Winning government was an expensive process for the ALP, with a stack of election promises now waiting for action on each new minister’s desk. But with a colossal tax package to deliver in next year’s budget, how is Team Kevin going to place maximum downward pressure on interest rates while flooding the economy with new money?

It’s all about savings, says Finance Minister Lindsay Tanner. He’s already brought $10 billion to the attention of his razor gang, but some analysts say he needs to find another $10 billion. He may care to turn his gaze to fisheries.

Tanner and new Fisheries Minister Tony Bourke could save nearly $500 million annually by negotiating joint management of northern waters with Indonesia, New Guinea and East Timor. This would enable their fishing fleets to fish their traditional grounds and our boats would share ports and market access.

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The States need to be given back the management of the fleets, but with fishing rights based on traditional fishing grounds as opposed to “catch by species” management, which results in the dumping of perfectly good fish that it always entails. All fisheries land only a few of the many species in their waters and previously these were all sent to market, given to hospitals, old people’s homes, retired fishermen and the like. In other words, they were not wasted.

Now, if the quota is not available, it if is set too low or being leased at extortionate rates at the end of the season, tonnes of fish are dumped because they cannot be brought to shore — environmental vandalism is a reasonable description. The AFMA solution is to expand the bureaucracy yet again for 24 hour video surveillance and on-board observers. It costs the Australian Fisheries Management Authority (AFMA) more than $100,000 per boat per year to manage. Where’s the common sense — and fiscal conservatism — in that?

Gear regulations that limit catches along with weather, tides and markets have always applied to the fleets before quotas favouring industrial scale vessels. The gear can easily be checked at the wharf by local fisheries officers who act on AFMA’s behalf, shedding further unnecessary regulation.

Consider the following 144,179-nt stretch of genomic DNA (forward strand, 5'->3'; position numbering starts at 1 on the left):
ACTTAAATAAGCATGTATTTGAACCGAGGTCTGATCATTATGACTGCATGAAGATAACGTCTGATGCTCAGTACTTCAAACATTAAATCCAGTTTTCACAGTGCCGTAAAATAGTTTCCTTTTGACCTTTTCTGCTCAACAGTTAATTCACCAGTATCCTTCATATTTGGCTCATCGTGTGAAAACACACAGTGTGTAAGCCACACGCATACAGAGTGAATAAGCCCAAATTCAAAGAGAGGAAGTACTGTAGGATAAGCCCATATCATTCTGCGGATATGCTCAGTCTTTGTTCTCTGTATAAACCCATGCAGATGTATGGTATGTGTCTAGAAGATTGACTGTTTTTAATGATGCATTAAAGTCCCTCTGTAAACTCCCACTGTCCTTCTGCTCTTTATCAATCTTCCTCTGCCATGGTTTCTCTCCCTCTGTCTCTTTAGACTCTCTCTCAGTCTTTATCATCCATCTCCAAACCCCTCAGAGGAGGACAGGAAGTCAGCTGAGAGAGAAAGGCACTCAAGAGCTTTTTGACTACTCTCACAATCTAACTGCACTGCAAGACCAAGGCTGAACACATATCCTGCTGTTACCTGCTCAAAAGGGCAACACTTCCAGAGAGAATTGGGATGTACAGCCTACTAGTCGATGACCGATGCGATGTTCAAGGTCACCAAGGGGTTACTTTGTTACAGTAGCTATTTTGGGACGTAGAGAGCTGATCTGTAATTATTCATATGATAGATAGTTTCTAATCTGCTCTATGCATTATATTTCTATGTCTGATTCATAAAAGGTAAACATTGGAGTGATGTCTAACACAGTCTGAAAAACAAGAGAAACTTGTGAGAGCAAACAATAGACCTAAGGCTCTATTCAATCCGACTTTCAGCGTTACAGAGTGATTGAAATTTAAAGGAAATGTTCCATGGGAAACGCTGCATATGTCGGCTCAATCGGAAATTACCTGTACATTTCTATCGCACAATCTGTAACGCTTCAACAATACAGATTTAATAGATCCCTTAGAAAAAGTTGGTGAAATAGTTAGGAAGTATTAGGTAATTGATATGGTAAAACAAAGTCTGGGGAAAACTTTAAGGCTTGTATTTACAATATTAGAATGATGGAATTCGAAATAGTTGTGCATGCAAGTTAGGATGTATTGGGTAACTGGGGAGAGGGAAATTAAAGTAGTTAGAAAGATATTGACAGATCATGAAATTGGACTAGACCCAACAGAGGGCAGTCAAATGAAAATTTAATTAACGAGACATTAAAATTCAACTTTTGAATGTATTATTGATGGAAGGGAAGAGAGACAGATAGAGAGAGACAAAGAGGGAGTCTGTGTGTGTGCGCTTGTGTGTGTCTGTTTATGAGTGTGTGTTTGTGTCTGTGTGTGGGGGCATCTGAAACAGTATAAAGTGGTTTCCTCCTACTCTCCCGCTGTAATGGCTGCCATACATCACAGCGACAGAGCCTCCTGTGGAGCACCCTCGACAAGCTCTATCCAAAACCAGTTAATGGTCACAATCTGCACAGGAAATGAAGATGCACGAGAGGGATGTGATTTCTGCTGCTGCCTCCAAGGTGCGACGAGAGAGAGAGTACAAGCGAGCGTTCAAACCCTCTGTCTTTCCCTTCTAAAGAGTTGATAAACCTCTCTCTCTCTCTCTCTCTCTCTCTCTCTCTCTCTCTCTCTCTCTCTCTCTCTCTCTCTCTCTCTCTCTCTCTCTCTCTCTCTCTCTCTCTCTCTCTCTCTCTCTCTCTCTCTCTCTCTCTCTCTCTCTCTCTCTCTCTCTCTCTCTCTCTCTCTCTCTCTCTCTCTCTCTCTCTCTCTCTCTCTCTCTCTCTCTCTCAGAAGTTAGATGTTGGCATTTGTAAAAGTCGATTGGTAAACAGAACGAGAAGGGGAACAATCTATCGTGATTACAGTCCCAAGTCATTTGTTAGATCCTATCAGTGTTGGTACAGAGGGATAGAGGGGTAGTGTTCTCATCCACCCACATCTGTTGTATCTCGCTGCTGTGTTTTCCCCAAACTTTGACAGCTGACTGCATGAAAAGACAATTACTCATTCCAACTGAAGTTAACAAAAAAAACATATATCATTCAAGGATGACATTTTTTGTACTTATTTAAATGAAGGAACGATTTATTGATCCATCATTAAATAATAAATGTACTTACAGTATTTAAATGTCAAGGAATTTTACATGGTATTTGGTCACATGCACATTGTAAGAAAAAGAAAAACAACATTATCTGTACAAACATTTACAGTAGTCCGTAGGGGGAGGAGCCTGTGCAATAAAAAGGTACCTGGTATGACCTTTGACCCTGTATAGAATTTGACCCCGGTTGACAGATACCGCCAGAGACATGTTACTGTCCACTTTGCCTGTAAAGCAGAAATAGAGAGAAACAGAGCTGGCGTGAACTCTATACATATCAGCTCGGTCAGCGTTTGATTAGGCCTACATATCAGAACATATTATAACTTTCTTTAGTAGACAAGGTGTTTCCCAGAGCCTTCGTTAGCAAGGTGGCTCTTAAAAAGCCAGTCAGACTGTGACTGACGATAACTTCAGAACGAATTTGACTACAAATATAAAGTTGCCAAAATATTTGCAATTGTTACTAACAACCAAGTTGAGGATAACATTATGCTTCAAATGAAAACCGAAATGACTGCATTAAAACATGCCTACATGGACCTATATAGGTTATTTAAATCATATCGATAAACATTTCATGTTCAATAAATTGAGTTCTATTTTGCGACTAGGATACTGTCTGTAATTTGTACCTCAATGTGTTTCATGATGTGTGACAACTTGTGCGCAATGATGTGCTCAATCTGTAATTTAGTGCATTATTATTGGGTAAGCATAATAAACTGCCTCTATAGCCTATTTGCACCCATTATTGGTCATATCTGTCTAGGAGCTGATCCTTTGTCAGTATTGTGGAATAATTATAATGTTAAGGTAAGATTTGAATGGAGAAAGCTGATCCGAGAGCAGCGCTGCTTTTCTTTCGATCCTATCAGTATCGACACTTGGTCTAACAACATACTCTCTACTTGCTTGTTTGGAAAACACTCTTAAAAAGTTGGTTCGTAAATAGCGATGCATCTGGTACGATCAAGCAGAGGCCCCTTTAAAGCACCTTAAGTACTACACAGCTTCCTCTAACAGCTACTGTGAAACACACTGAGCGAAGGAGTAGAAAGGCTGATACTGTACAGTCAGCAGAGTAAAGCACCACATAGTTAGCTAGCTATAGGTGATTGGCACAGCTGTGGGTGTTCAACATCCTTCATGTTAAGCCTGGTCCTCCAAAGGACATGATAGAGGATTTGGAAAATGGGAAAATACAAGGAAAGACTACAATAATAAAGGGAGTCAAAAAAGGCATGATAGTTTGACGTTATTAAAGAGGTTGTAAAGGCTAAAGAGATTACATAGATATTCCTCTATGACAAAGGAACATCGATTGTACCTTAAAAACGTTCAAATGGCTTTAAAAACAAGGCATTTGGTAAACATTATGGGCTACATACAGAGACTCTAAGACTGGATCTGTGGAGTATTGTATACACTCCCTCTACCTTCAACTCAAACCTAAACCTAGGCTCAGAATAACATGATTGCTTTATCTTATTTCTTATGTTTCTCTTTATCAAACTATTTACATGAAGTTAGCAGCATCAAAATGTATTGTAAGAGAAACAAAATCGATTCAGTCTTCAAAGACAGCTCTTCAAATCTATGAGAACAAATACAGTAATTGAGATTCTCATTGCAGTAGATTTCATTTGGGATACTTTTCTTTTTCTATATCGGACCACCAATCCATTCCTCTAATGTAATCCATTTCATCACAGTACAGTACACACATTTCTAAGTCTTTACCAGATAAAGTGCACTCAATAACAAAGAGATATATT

Under existing Memorandum Of Understanding agreements, the conversion of quota units to fishing area licences would be almost seamless and prevent the kind of bureaucratic empire building that results from infinitely splitting management into species, fishery and so on. That’s a saving of $50-100 million annually right there.

Marine scientists will be mute when they and the Minister discover Orange Roughy are 26, not 100, years old, that the stock assessments used to cut catches have a mathematical error of more than 100%, and that catch data has been both “created” and “manipulated”.

An independent review of tenders, consultancies and management of pecuniary interests by AFMA would see past ministers and bureaucrats and other ‘beneficiaries” in a cold sweat, let alone shining a light on mismanagement and inefficiency.

Fish are not whales and the smallest fleet in the OECD will not be a threat to any species if it is allowed to keep its remaining boats (which numbers less than a third of what was fishing before the commonwealth intervened) to fish within the limits of its boats and gear again. The consultants, some scientists, the ABC Science Show and fishermen who have made a fortune out of AFMA’s “selective” largesse will howl — but they are the public’s fish and coastal fisheries face far greater threats than fishermen.

If the public want to eat fresh fish at reasonable prices then it has to be caught by an Australian commercial fisherman. With the world’s third largest fishing territory of 8,148,250 square kilometres it is just not believable that a fleet of 300 mostly small boats is the full potential of our fisheries.

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Peter Fray
Peter Fray
Editor-in-chief
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